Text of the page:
Let me talk about integration. Integration is the most important word for you to think about right now as you should think about your social selling strategy. Here's the thing. We're going to use the social tools. We're going to listen. We're going to publish. We're going to share content, and then we're going to share it in a whole bunch of ways. You sent that LinkedIn request. They replied to the Linked In request. You picked up the phone and you called them. Their phone is not ringing anymore. Their phone is not ringing. No one's calling. They've all been told for so long now, all of us in sales, "Don't pick up the phone, don't call them. You're just interrupting them. You're going to actually destroy the relationship instead of creating it."
Call him and say, "Hey, listen. Thanks for connecting with me on LinkedIn. We have a bunch of insights that I want to share with you. Would be all right if I emailed you a couple of pieces that maybe shape your thinking about these challenges that you're facing in your industry right now? And you can let me know if they're valuable for you, but I'd like to shoot out over to you? Then I can follow up. And maybe if we have something to talk about, we can do that." That's one way to do it.
Another way to do is just pick up the phone and call, and say, "Listen, I'm happy you connected with me. We're looking at our customers, and we see they're faced with three serious challenges right now, and we've got some great thinking about this. I'd love to get together with you, share with you three big questions that you're going to be charged with answering in the rest of 2015 and 2016. We'll share our best of ideas with you. And even if you never buy it from me, I want you to know me, and I want to know you, and I definitely want to give you this so that you can ask these questions over the next year. What's Thursday look like for a 30 minute meet and greet where I can show these big ideas with you? Whether you'll ever buy for me or not, I want you to know me. And if you need anything, I'll be there immediately."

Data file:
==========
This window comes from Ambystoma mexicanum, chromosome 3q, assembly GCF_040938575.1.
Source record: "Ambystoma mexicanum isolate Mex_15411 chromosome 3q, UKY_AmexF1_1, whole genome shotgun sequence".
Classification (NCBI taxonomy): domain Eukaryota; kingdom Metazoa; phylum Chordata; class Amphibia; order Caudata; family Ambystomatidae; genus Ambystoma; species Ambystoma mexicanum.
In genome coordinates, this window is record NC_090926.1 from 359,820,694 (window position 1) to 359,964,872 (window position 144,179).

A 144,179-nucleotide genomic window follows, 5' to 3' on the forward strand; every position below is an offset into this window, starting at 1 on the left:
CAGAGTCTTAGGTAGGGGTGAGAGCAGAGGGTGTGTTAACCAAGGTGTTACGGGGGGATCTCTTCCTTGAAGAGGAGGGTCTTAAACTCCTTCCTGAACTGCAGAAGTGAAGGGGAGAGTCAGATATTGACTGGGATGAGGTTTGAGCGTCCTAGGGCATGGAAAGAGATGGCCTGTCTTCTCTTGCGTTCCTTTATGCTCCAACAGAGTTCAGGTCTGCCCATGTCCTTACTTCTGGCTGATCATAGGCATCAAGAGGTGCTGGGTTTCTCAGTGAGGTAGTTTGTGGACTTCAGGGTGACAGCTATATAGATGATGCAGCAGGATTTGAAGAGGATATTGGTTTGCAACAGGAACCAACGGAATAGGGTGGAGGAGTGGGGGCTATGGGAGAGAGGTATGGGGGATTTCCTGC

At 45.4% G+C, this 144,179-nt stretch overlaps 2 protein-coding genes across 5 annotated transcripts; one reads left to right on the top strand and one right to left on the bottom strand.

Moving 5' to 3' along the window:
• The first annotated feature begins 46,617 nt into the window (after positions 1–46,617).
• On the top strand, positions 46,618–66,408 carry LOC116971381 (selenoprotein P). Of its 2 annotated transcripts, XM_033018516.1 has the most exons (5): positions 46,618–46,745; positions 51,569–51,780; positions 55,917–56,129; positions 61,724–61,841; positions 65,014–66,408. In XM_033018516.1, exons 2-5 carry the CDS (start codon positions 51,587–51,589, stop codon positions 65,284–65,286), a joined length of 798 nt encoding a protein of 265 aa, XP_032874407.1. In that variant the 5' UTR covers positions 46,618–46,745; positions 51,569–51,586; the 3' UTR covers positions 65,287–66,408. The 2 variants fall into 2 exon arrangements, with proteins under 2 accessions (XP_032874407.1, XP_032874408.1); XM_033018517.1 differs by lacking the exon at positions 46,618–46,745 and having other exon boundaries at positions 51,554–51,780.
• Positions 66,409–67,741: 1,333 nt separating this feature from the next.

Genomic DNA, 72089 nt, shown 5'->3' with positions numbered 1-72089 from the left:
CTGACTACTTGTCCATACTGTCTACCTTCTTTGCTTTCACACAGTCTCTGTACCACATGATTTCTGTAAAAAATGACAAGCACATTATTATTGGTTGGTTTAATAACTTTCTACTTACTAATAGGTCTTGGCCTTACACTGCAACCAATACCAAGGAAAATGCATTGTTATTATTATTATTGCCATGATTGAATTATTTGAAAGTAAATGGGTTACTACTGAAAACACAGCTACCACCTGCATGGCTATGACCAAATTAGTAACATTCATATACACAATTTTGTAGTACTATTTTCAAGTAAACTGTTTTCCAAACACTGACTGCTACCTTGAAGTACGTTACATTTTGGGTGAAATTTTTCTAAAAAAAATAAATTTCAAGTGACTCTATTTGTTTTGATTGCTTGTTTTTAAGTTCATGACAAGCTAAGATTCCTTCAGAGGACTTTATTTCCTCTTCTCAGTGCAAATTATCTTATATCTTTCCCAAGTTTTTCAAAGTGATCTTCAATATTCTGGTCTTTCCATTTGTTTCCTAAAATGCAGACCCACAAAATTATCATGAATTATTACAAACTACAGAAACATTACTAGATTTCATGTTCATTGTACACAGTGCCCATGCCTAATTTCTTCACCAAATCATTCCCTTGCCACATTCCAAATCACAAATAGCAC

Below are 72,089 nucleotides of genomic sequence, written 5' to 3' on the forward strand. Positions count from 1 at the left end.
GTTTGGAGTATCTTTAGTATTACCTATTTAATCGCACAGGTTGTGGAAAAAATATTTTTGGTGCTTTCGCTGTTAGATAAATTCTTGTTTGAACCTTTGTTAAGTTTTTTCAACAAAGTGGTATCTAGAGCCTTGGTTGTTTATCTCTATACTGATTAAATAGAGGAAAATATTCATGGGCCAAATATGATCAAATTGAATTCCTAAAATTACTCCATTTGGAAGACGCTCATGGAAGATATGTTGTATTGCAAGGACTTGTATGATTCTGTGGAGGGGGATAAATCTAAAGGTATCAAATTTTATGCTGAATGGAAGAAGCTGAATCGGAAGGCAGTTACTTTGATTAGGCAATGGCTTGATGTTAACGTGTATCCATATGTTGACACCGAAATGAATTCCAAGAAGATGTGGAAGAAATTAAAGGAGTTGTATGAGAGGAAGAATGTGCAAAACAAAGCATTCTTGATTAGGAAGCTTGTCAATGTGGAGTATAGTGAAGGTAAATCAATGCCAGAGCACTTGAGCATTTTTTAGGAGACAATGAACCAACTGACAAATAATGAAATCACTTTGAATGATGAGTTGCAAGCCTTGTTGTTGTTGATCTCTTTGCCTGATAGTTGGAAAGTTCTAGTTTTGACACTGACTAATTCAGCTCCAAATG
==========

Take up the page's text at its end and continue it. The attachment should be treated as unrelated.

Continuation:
Ask, ask for the appointment. We underestimate the value of all the other media. There's none better than the phone. Pick that thing up. If you've got white papers, if you've got intellectual property, if you've got ideas and things that you can share that say, "This is our best thinking on this," and you really need to get into the hands of the customer, shared it on social. Try that for sure. Send it in an email. Try that for sure, no problem. Put it in a FedEx envelope and send it to them. Send them a FedEx envelope with the most important thing that you need to put in front of them. It will get open. Follow that up with another phone call.
You need to start thinking about the integration. So it's not just that you're using the social tools. It's not just that you're even using the phone. You're going to ask for referrals. You're going to ask people to do introductions for you. You're going to go to trade shows. You're going to network. You're going to use traditional media. All of those things are important in today's day and age, and you can center all of them around or social strategy. All the insights that you're using in one area, all the things that establish you as a value creator are going to work in every other media that you can find and you're going to use them all.
Let me give you one last point. If you're going to use social media, you have to look like somebody who has chops. So everything that you design and everything that you do, I want you to think of in this way. It's a campaign, it's not a single event. And we tend to think of social as event-driven. We think of it as "I'm going to do this thing on LinkedIn," or, "I'm going to do that thing on Twitter, and I'm going to put this content on Facebook." That's not the right strategy. The right strategy is one where you're integrating all of this, and you're saying, "Listen, here's the messaging that we need to get out. Here's the case for change that we need to make. Here's the trade-offs that people should be thinking about making, and here is our best insights around those ideas."
So the little shift that I would make here, maybe it's a bigger shift is away from pure social media to an integration. It's an integration of using the social tools, using traditional media, integrating all these, leading with insight and making sure that your content helps establish you and make you known as a value creator and as somebody that people should do business with.
I'm Anthony Iannarino. You can find me at thesalesblog.com. When you go there, you're going to have a little pop-up thing that everybody hates that will pop-up in front of you and say, "Sign up for the Sunday newsletter." Do sign up for that. It's my best work every week. It's my most favorite thing to do. It will tell you that if you want to email me, you can email me back. I reply to everyone even if takes me days and days to do it. Thank you so much for your time. Enjoy the rest of the Social Selling Summit, and I'll see you soon.